The activities and interventions below help you recover from your surgery. Your active participation in these measures can increase your chances of a smooth recovery.
Breathing Well | Moving Around | Staying Comfortable | Additional Questions
After surgery, you will need to take deep, slow breaths and exhale slowly to expand the small sacs in your lungs and help keep your lungs and air passages free of fluid accumulation.
To promote normal breathing patterns, you must sigh or yawn deeply several times each hour. Your normal breathing pattern can change and become shallower after chest or abdominal surgery, after general anesthesia, or when you are inactive. If this occurs, it is important to try to resume your normal breathing pattern by taking deep breaths. This deep breathing exercise also stimulates the cough reflex to help you cough up secretions.
If you had chest or abdominal surgery, you can splint your incision for comfort while deep breathing and coughing: place your hands flat on top of each other and apply slight pressure to the surgical site. You also can firmly hold a pillow across the surgical site to help you breathe deeply and cough.
Upon your doctor’s order, a respiratory therapist will see you after surgery to teach you how to use an incentive spirometer, a deep-breathing exercise that promotes good lung expansion. Your nurse will remind and encourage you to perform these simple, yet very important breathing exercises.
Early movement after surgery contributes to good circulation, prevents blood pooling in the veins of the leg and helps you to breathe. Maintaining good circulation promotes rapid healing of incisions, maintains muscle strength and helps prevent blood clots.
Unless it is unadvisable due to the type of surgery you had, your nurse will encourage you to turn from side to side or on your back at least every two hours. Your nurse will help you with positioning.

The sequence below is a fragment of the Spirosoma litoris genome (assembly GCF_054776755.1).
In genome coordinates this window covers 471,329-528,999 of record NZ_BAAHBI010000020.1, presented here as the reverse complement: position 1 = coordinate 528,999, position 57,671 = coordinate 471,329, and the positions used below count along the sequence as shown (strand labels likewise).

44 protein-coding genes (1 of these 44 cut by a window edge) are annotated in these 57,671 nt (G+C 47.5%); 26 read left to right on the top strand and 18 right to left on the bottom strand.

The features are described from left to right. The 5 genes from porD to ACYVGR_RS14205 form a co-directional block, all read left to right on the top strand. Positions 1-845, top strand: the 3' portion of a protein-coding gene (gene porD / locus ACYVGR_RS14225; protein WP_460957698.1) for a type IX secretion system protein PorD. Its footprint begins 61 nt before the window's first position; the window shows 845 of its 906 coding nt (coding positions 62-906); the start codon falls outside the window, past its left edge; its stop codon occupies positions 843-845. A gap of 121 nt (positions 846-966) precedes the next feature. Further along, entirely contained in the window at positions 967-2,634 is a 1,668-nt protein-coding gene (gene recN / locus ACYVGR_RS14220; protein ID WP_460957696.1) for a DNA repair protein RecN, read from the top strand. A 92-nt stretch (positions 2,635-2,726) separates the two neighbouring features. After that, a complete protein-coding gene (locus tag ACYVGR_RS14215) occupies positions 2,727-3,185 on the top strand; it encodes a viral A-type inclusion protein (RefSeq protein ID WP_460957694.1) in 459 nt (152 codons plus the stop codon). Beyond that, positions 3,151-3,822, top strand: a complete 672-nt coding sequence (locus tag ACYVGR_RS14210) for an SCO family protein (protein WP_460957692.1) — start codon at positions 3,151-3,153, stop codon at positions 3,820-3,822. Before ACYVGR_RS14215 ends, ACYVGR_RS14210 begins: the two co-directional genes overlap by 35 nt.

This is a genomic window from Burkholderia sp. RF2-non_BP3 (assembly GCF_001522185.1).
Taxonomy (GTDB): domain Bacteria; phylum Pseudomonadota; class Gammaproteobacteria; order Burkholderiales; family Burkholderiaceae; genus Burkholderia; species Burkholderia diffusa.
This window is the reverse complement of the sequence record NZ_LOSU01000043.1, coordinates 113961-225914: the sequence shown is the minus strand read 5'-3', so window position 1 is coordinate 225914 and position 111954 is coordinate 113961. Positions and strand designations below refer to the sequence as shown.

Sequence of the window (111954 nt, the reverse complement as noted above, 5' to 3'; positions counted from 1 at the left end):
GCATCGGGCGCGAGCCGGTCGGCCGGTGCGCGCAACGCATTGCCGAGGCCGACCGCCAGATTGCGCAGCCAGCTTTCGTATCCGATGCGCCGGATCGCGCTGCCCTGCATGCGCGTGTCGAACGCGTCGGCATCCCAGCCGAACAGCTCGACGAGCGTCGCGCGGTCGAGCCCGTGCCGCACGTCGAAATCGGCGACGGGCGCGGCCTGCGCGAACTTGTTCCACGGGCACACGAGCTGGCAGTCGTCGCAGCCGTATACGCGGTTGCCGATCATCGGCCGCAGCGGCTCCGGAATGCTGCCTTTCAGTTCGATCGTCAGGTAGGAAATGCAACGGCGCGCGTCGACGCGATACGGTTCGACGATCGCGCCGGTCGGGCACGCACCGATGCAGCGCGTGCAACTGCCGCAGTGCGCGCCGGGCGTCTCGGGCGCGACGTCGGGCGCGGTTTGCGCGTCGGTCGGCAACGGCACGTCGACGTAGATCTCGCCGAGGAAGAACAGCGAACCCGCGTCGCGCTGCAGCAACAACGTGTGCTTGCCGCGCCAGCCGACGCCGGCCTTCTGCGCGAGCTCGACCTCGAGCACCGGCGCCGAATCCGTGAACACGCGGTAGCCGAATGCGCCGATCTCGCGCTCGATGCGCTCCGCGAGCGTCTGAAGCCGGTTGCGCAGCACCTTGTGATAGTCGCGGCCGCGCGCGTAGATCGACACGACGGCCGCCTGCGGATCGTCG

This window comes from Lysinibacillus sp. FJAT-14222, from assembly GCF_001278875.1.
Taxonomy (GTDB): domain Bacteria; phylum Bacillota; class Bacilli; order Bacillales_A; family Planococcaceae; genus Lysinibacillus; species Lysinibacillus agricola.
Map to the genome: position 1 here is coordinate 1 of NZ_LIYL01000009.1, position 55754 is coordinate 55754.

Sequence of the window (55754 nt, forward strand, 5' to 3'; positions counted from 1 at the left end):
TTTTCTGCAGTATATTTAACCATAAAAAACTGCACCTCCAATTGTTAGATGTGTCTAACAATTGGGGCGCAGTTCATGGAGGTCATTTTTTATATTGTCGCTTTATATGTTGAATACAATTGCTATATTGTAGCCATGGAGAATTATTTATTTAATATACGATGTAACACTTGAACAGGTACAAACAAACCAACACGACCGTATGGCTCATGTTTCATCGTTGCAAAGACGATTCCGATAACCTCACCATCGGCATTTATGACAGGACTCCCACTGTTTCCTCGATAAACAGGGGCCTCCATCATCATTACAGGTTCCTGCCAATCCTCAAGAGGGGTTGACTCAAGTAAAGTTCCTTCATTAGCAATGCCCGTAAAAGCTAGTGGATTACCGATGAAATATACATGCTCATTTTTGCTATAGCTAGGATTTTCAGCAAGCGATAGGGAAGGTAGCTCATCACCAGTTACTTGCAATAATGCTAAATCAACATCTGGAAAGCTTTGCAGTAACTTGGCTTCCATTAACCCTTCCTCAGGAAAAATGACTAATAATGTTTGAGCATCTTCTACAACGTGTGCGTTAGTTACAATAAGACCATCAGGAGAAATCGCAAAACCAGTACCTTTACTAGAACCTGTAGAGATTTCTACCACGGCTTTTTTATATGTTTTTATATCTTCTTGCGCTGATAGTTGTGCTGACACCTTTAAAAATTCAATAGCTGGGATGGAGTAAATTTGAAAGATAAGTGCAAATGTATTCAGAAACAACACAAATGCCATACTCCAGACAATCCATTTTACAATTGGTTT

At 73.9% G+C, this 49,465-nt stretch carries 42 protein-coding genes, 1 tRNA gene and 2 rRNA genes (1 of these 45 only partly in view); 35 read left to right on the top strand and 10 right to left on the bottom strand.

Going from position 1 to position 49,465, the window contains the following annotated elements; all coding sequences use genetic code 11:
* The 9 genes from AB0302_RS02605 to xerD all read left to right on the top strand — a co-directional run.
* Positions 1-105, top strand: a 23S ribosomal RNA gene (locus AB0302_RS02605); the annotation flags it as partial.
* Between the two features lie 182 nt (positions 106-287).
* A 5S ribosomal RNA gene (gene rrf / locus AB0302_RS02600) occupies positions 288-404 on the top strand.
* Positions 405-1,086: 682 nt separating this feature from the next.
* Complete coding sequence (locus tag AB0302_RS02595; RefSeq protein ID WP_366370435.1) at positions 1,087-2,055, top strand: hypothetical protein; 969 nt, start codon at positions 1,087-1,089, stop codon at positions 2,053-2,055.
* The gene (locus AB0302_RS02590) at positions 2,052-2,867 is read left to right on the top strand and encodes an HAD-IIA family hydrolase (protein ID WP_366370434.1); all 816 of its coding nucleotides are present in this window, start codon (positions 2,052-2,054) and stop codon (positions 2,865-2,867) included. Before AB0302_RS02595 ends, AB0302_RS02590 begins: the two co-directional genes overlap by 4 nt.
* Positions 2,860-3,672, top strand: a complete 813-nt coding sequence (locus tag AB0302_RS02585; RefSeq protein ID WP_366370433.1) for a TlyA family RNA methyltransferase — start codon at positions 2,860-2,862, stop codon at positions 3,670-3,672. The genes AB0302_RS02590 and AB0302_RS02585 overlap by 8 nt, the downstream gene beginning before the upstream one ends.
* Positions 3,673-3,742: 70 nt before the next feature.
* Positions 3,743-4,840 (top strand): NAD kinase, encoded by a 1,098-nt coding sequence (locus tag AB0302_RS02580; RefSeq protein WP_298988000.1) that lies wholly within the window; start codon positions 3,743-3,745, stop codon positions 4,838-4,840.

Rotating your ankles and moving your feet back and forth will help keep leg muscles strong and maintain good circulation in your legs. Your physician also may order support stockings and compression boots for you to promote good circulation in your legs. Compression boots are connected to a small machine that gives the leg a gentle massage by inflating and deflating the boots.
In most cases, depending on the kind of surgery you have had, you will sit up in a chair with assistance on the evening of the surgery or the following morning. Please call your nurse for assistance the first several times you try to get in and out of bed. Your activity will increase on a daily basis during your hospitalization.
Your surgeon and/or anesthesiologist will order pain medication appropriate for your individual needs and your type of surgery. You may be given pain pills, pain shots, epidural pain management or patient-controlled analgesia. It is important to take pain medications when you first feel discomfort to make sure you are comfortable after the surgery.
Using pain medication enables you to perform the necessary activities to expedite your recovery—like coughing, deep breathing, early movement and walking. Please discuss any questions or concerns you have about pain management with your physician and your nurse.
For More Information
We hope this provides the information necessary to ease your mind about your surgery. If you still have questions or concerns, please call your physician or the Ambulatory Surgery Unit at the hospital where you will be having your procedure.